Be aware that the statute does not protect "free speech" in the abstract, but only statements that fit within the five categories outlined above. Nonetheless, a good deal of online speech could fit into these categories, especially if aimed at influencing government policy or building support for a campaign to influence government policy.

However, an important Massachusetts Supreme Judicial Court case suggests that reporters who publish objective, factual news accounts won't qualify for the protections of the anti-SLAPP law, even if those accounts relate to matters and issues under review by government bodies and are aimed at enlisting public participation around those issues. See Fustolo v. Hollander, SJC-10485 (Mass. Feb. 1, 2010). In Fustolo, a real estate developer sued a reporter for a community newspaper for defamation over articles reporting on his properties and community opposition to his development plans. The complaint alleged that the articles caused "[w]idespread opposition . . . in connection with [his] development plans and variance petition" and "[a]s a direct and proximate result, [h]e was compelled to withdraw the application for variances prior to a hearing scheduled to take place before the Boston Board of Appeal on July 25, 2006.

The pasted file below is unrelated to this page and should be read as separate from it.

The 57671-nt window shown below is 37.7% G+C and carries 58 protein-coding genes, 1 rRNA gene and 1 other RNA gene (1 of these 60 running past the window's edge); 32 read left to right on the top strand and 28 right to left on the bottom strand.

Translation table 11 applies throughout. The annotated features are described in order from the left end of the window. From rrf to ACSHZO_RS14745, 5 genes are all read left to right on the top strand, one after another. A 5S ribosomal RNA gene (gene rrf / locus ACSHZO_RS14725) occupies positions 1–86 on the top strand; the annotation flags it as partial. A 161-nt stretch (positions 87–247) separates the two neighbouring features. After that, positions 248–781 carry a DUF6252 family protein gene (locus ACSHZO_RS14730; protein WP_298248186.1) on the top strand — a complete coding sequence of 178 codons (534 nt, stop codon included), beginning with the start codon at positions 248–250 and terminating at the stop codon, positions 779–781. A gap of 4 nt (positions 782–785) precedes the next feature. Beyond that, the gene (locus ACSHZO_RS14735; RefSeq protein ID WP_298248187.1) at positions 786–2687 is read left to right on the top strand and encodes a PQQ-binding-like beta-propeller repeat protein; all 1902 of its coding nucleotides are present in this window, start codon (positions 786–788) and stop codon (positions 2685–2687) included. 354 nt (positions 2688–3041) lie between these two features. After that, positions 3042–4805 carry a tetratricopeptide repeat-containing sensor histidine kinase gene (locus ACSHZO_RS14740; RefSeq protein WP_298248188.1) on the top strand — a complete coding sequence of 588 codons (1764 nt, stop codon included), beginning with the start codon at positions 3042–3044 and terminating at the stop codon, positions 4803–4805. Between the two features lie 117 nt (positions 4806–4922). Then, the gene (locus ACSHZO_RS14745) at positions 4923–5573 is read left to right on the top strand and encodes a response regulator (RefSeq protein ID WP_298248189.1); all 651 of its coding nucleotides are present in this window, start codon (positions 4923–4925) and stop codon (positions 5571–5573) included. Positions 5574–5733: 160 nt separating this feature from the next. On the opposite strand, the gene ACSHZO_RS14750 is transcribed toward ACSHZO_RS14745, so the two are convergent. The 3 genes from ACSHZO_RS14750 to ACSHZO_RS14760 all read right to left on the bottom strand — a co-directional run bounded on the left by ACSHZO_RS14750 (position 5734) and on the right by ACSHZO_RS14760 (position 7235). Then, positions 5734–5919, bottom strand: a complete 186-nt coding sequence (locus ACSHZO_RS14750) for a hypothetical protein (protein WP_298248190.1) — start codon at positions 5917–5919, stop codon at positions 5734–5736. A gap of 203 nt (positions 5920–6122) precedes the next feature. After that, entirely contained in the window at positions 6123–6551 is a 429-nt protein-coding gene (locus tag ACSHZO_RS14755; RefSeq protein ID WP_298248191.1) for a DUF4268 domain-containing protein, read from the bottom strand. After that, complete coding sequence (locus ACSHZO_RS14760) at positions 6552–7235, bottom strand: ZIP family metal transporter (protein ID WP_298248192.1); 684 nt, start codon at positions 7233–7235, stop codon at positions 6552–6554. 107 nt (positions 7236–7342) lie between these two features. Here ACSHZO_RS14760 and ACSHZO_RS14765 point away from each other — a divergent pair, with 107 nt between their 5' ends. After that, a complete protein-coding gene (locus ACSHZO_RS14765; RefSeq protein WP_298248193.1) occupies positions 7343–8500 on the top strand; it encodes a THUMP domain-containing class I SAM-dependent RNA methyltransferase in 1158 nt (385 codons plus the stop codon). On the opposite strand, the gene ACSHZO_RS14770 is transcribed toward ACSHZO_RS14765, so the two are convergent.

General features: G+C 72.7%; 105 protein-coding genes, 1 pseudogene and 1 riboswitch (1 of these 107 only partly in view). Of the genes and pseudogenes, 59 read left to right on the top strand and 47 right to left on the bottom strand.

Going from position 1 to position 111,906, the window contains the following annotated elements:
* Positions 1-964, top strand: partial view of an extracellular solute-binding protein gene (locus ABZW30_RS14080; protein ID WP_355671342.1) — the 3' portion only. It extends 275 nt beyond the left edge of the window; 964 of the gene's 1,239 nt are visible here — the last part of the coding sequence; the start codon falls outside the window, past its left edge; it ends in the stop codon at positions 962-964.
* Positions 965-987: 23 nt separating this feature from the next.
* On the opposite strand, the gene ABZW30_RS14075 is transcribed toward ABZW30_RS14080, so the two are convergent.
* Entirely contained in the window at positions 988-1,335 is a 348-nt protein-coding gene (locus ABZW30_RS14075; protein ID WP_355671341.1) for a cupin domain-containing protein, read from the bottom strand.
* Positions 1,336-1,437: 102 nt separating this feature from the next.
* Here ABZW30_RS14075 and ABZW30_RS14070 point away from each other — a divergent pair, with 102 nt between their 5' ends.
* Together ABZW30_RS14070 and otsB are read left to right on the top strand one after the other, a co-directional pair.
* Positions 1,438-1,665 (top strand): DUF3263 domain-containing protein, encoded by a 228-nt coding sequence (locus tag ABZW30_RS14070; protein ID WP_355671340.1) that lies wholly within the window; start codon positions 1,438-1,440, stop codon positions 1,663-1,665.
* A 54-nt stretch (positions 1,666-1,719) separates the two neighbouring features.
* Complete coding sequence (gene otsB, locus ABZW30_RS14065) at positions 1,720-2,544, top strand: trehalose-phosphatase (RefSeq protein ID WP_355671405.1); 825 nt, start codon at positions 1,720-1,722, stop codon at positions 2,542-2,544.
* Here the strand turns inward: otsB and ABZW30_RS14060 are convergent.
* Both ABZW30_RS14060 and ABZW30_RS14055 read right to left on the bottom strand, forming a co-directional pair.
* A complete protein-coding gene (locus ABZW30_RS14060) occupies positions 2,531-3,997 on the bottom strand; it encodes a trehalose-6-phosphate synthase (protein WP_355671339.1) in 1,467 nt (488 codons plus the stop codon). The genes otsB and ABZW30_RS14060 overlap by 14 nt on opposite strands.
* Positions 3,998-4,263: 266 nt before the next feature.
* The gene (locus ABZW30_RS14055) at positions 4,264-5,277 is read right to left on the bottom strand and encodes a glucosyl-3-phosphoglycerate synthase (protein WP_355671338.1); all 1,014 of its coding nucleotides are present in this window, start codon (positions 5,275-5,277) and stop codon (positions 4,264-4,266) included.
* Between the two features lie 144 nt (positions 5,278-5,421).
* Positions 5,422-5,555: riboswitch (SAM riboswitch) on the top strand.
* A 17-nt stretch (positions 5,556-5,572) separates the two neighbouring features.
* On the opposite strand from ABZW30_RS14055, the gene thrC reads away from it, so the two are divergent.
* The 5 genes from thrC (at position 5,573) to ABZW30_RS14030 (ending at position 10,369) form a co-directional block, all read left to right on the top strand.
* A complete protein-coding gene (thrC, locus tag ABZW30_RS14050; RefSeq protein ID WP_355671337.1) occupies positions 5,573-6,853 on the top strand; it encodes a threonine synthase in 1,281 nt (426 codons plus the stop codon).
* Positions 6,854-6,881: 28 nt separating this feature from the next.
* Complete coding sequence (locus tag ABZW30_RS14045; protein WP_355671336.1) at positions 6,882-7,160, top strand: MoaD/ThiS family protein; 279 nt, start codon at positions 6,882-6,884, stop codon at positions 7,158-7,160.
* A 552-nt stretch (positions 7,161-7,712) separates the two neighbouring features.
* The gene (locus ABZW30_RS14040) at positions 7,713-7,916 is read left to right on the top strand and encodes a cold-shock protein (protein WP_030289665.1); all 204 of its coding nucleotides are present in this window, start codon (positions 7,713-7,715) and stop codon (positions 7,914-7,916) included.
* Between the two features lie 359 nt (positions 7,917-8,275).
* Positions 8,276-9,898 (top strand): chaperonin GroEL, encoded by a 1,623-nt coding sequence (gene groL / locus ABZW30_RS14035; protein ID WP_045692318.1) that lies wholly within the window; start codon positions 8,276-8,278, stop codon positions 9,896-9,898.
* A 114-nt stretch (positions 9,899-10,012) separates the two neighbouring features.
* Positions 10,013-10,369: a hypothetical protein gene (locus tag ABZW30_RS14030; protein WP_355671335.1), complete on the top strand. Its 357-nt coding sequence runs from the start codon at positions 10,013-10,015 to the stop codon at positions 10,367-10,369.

Despite this connection with government scrutiny of the plaintiff's development plans, the Massachusetts SJC held that the articles did not qualify as "petitioning activity" on the reporter's "own behalf." Among other factors, the court noted that the articles in question were objective and did not reflect the reporter's personal opinions. It also determined that the reporter's subjective personal interest in the development issues she wrote about was not relevant to determining whether the articles themselves were petitioning activity.  The court noted, however, that merely receiving compensation for her work did not deprive the reporter of the protections of the Massachusetts anti-SLAPP law.